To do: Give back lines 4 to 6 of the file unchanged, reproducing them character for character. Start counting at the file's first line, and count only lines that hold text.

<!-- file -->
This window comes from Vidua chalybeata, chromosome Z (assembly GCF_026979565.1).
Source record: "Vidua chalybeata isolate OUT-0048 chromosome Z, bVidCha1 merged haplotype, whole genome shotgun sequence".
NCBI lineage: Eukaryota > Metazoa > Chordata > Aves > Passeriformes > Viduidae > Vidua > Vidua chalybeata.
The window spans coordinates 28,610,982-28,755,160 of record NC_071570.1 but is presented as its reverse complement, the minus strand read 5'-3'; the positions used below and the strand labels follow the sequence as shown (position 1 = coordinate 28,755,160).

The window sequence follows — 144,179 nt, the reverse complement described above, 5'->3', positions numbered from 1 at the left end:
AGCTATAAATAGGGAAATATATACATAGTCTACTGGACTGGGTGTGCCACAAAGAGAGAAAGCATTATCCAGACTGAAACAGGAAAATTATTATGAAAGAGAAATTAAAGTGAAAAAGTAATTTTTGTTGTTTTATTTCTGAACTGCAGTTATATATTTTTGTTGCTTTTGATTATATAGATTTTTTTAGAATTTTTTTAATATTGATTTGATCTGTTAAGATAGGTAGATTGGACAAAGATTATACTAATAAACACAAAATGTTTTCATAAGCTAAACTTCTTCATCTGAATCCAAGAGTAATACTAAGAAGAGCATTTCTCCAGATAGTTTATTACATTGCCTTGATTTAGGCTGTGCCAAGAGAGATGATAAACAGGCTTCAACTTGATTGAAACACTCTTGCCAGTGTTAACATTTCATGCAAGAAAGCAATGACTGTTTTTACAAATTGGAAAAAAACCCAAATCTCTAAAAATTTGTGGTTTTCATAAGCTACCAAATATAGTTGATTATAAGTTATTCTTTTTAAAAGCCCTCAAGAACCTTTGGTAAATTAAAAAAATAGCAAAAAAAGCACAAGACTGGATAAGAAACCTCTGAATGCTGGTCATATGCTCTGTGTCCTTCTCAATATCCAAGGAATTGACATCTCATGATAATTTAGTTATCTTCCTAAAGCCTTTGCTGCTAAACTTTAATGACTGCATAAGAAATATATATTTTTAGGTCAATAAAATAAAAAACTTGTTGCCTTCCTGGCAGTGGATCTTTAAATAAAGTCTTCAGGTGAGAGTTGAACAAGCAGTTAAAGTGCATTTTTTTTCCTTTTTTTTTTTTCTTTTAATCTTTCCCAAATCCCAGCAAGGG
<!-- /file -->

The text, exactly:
The window spans coordinates 28,610,982-28,755,160 of record NC_071570.1 but is presented as its reverse complement, the minus strand read 5'-3'; the positions used below and the strand labels follow the sequence as shown (position 1 = coordinate 28,755,160).

The window sequence follows — 144,179 nt, the reverse complement described above, 5'->3', positions numbered from 1 at the left end:
AGCTATAAATAGGGAAATATATACATAGTCTACTGGACTGGGTGTGCCACAAAGAGAGAAAGCATTATCCAGACTGAAACAGGAAAATTATTATGAAAGAGAAATTAAAGTGAAAAAGTAATTTTTGTTGTTTTATTTCTGAACTGCAGTTATATATTTTTGTTGCTTTTGATTATATAGATTTTTTTAGAATTTTTTTAATATTGATTTGATCTGTTAAGATAGGTAGATTGGACAAAGATTATACTAATAAACACAAAATGTTTTCATAAGCTAAACTTCTTCATCTGAATCCAAGAGTAATACTAAGAAGAGCATTTCTCCAGATAGTTTATTACATTGCCTTGATTTAGGCTGTGCCAAGAGAGATGATAAACAGGCTTCAACTTGATTGAAACACTCTTGCCAGTGTTAACATTTCATGCAAGAAAGCAATGACTGTTTTTACAAATTGGAAAAAAACCCAAATCTCTAAAAATTTGTGGTTTTCATAAGCTACCAAATATAGTTGATTATAAGTTATTCTTTTTAAAAGCCCTCAAGAACCTTTGGTAAATTAAAAAAATAGCAAAAAAAGCACAAGACTGGATAAGAAACCTCTGAATGCTGGTCATATGCTCTGTGTCCTTCTCAATATCCAAGGAATTGACATCTCATGATAATTTAGTTATCTTCCTAAAGCCTTTGCTGCTAAACTTTAATGACTGCATAAGAAATATATATTTTTAGGTCAATAAAATAAAAAACTTGTTGCCTTCCTGGCAGTGGATCTTTAAATAAAGTCTTCAGGTGAGAGTTGAACAAGCAGTTAAAGTGCATTTTTTTTCCTTTTTTTTTTTTCTTTTAATCTTTCCCAAATCCCAGCAAGGG